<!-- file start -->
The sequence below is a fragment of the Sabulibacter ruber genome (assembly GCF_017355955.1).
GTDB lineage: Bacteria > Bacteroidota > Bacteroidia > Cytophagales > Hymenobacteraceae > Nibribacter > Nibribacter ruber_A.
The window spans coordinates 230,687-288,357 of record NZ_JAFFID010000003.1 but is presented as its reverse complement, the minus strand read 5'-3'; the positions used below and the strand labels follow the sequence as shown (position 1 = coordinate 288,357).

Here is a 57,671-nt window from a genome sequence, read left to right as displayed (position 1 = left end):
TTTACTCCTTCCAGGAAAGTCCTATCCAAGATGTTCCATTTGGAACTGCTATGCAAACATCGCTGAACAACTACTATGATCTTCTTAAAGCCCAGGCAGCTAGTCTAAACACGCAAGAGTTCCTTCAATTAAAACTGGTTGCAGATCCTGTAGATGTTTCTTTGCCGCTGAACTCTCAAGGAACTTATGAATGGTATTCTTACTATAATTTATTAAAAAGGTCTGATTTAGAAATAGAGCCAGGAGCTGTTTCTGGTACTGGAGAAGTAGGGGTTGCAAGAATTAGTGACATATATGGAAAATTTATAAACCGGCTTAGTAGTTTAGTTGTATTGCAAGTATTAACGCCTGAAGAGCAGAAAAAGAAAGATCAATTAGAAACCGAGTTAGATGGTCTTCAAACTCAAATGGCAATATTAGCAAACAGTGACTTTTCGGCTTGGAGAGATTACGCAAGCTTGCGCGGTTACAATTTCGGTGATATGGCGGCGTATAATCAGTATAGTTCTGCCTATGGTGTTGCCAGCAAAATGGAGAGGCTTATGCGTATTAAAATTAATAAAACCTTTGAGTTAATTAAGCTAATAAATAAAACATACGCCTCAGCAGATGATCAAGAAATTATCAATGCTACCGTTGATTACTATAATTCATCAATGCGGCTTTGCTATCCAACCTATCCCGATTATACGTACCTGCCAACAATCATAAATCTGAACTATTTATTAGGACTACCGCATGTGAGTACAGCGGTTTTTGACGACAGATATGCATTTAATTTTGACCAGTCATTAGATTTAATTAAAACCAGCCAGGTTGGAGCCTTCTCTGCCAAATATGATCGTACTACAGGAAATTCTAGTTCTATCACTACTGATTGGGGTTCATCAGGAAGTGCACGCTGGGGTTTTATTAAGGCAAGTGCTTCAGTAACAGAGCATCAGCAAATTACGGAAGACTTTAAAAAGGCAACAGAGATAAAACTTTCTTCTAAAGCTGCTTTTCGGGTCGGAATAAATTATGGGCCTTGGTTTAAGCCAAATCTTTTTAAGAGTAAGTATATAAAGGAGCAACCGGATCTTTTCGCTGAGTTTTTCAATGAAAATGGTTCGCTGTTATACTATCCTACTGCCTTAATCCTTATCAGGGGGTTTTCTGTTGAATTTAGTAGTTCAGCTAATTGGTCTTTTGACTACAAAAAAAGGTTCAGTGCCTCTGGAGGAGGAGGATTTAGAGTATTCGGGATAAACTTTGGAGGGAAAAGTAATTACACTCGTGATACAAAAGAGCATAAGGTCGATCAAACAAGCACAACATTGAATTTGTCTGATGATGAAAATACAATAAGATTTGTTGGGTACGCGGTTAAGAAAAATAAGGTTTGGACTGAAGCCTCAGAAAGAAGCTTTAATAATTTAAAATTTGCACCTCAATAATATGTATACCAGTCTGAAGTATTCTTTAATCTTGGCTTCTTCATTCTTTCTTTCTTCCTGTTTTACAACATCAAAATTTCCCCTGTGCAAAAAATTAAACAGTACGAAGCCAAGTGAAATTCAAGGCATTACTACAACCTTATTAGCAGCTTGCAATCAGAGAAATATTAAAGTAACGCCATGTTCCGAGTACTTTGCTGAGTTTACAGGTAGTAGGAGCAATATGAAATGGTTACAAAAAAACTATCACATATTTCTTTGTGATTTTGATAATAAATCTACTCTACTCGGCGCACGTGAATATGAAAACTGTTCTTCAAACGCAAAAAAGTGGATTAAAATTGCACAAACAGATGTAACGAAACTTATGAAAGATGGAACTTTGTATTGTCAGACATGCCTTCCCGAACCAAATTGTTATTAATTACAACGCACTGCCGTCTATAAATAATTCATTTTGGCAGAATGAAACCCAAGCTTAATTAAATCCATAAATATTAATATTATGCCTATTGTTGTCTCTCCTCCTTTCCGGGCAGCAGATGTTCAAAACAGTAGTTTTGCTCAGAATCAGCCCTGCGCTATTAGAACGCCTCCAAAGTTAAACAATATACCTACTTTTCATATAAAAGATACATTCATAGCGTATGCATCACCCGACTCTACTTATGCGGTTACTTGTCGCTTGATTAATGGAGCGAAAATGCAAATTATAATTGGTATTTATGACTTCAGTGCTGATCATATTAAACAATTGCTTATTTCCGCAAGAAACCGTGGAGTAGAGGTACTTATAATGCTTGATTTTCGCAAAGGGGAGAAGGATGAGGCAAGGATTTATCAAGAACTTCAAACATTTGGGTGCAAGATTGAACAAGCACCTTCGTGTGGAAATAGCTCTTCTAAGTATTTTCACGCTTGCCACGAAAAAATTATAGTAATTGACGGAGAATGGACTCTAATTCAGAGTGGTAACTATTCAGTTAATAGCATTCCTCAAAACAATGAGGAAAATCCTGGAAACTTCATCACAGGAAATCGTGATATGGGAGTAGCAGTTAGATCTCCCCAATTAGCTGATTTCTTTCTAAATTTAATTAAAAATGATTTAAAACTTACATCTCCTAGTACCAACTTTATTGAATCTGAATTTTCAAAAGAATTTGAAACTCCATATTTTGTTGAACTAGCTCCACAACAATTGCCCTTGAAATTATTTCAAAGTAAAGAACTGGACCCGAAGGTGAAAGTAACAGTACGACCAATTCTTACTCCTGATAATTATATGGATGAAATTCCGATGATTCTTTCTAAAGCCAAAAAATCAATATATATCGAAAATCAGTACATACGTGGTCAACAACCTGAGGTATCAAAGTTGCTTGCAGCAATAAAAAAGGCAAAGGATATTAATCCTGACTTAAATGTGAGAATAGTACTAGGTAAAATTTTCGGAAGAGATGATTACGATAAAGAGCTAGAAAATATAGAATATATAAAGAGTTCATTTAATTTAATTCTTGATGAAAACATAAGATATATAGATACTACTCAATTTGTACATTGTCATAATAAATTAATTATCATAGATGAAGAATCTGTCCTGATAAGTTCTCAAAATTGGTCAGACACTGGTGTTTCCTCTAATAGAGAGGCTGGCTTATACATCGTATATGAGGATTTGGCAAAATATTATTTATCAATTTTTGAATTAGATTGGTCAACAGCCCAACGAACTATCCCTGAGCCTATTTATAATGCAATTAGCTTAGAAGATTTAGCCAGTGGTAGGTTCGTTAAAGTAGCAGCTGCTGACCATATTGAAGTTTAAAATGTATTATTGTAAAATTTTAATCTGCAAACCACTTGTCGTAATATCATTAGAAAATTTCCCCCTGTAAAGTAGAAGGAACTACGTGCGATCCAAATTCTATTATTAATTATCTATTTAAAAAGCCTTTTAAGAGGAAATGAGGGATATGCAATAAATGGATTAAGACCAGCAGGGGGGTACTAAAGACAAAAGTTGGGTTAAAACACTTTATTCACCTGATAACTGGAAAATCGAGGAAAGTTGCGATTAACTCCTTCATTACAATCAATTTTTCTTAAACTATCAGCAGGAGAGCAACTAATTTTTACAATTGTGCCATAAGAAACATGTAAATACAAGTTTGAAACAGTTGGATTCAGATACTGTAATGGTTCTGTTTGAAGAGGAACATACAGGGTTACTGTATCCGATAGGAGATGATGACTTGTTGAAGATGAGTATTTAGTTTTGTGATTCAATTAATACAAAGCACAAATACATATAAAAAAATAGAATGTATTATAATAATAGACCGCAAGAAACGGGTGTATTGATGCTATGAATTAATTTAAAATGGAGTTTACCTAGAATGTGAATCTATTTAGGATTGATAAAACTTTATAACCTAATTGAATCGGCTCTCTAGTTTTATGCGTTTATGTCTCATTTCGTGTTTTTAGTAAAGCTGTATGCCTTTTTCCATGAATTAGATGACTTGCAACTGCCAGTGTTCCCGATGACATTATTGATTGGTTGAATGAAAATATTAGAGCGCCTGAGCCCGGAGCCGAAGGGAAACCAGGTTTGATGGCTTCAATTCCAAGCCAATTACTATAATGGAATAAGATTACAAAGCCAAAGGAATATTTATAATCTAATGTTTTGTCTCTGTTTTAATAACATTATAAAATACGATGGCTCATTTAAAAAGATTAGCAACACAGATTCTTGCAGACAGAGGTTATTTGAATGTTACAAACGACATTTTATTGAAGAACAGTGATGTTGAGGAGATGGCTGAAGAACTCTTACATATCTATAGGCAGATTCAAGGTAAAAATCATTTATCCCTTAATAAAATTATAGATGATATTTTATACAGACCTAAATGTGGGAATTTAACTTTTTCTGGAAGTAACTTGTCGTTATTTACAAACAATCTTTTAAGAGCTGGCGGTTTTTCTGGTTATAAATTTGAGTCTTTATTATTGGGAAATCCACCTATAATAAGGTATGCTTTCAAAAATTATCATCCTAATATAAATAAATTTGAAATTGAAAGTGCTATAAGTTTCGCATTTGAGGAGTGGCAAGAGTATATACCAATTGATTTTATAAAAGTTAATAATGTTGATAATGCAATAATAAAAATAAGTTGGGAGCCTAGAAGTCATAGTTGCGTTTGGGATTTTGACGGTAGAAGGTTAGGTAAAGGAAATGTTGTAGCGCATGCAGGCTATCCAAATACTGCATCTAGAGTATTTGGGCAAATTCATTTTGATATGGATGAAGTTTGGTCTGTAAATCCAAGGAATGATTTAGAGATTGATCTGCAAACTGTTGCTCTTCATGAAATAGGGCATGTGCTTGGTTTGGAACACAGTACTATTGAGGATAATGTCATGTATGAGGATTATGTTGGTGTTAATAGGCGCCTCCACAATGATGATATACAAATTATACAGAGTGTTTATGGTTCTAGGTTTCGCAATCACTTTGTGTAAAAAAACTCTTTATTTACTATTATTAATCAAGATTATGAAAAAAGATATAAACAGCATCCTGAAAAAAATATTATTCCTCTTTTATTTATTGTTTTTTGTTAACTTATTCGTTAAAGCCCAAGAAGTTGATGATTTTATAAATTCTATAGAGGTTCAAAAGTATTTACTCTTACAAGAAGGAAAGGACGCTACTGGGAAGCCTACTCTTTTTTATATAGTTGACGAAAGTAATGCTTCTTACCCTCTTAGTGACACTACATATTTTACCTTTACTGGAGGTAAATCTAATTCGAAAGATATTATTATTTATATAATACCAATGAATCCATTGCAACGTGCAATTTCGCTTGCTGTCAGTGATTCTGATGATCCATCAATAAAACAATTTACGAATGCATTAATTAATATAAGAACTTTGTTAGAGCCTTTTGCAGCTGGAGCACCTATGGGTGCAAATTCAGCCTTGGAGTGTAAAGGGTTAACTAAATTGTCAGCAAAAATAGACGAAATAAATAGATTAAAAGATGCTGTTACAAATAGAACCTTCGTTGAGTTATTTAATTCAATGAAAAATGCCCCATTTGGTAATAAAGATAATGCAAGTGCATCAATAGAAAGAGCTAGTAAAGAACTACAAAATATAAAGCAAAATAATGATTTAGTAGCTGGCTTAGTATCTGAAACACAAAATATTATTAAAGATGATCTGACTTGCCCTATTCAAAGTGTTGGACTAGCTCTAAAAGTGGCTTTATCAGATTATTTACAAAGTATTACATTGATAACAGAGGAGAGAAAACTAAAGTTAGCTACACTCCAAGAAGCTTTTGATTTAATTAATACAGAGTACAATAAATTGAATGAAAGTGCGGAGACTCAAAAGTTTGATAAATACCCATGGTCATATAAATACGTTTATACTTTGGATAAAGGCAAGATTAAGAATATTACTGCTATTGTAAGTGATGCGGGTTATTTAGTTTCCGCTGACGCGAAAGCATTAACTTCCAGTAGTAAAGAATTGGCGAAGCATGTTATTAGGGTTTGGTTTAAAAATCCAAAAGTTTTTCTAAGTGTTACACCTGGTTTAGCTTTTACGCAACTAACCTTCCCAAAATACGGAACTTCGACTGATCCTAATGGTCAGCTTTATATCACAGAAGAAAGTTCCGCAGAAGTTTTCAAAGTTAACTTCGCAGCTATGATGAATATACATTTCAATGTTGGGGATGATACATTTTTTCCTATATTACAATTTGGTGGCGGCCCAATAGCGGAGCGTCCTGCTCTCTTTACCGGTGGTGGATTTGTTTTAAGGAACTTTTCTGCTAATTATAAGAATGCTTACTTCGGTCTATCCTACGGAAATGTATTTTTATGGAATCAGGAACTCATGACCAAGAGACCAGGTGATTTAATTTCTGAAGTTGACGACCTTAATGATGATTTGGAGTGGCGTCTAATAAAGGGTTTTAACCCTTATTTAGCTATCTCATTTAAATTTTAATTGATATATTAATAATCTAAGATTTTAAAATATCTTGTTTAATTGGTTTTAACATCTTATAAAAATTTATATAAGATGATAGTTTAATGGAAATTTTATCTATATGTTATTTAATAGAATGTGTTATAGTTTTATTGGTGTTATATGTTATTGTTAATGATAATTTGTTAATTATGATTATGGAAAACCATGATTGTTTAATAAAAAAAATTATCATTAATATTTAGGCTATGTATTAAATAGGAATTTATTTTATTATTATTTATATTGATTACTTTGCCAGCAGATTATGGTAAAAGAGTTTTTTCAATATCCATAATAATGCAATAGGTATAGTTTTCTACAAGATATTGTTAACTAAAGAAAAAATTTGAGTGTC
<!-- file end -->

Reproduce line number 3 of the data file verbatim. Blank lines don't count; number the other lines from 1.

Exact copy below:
The window spans coordinates 230,687-288,357 of record NZ_JAFFID010000003.1 but is presented as its reverse complement, the minus strand read 5'-3'; the positions used below and the strand labels follow the sequence as shown (position 1 = coordinate 288,357).